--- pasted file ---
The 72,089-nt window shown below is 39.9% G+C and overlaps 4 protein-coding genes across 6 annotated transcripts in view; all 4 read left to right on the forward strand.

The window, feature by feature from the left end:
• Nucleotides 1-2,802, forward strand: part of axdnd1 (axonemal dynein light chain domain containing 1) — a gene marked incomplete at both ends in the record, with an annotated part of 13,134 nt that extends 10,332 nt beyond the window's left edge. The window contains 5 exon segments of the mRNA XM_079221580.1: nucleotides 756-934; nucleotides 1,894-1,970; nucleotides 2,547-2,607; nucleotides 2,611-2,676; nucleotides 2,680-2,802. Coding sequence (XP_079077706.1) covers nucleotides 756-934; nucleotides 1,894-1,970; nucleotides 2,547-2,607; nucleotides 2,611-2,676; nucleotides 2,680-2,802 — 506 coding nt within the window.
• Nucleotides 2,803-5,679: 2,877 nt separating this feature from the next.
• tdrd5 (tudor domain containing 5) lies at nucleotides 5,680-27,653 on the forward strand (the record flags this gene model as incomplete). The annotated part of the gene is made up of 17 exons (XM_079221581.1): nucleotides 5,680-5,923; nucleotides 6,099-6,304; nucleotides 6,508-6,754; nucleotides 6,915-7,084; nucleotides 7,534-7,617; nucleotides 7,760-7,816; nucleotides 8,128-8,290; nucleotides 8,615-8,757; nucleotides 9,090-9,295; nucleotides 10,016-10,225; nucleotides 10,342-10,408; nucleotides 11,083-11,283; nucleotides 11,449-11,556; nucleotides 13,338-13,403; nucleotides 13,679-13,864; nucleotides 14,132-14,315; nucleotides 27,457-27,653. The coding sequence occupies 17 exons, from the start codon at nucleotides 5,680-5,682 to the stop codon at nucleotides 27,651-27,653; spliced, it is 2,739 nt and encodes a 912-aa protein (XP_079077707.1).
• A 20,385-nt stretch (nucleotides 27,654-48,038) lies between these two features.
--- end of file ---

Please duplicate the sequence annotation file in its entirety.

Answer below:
The 72,089-nt window shown below is 39.9% G+C and overlaps 4 protein-coding genes across 6 annotated transcripts in view; all 4 read left to right on the forward strand.

The window, feature by feature from the left end:
• Nucleotides 1-2,802, forward strand: part of axdnd1 (axonemal dynein light chain domain containing 1) — a gene marked incomplete at both ends in the record, with an annotated part of 13,134 nt that extends 10,332 nt beyond the window's left edge. The window contains 5 exon segments of the mRNA XM_079221580.1: nucleotides 756-934; nucleotides 1,894-1,970; nucleotides 2,547-2,607; nucleotides 2,611-2,676; nucleotides 2,680-2,802. Coding sequence (XP_079077706.1) covers nucleotides 756-934; nucleotides 1,894-1,970; nucleotides 2,547-2,607; nucleotides 2,611-2,676; nucleotides 2,680-2,802 — 506 coding nt within the window.
• Nucleotides 2,803-5,679: 2,877 nt separating this feature from the next.
• tdrd5 (tudor domain containing 5) lies at nucleotides 5,680-27,653 on the forward strand (the record flags this gene model as incomplete). The annotated part of the gene is made up of 17 exons (XM_079221581.1): nucleotides 5,680-5,923; nucleotides 6,099-6,304; nucleotides 6,508-6,754; nucleotides 6,915-7,084; nucleotides 7,534-7,617; nucleotides 7,760-7,816; nucleotides 8,128-8,290; nucleotides 8,615-8,757; nucleotides 9,090-9,295; nucleotides 10,016-10,225; nucleotides 10,342-10,408; nucleotides 11,083-11,283; nucleotides 11,449-11,556; nucleotides 13,338-13,403; nucleotides 13,679-13,864; nucleotides 14,132-14,315; nucleotides 27,457-27,653. The coding sequence occupies 17 exons, from the start codon at nucleotides 5,680-5,682 to the stop codon at nucleotides 27,651-27,653; spliced, it is 2,739 nt and encodes a 912-aa protein (XP_079077707.1).
• A 20,385-nt stretch (nucleotides 27,654-48,038) lies between these two features.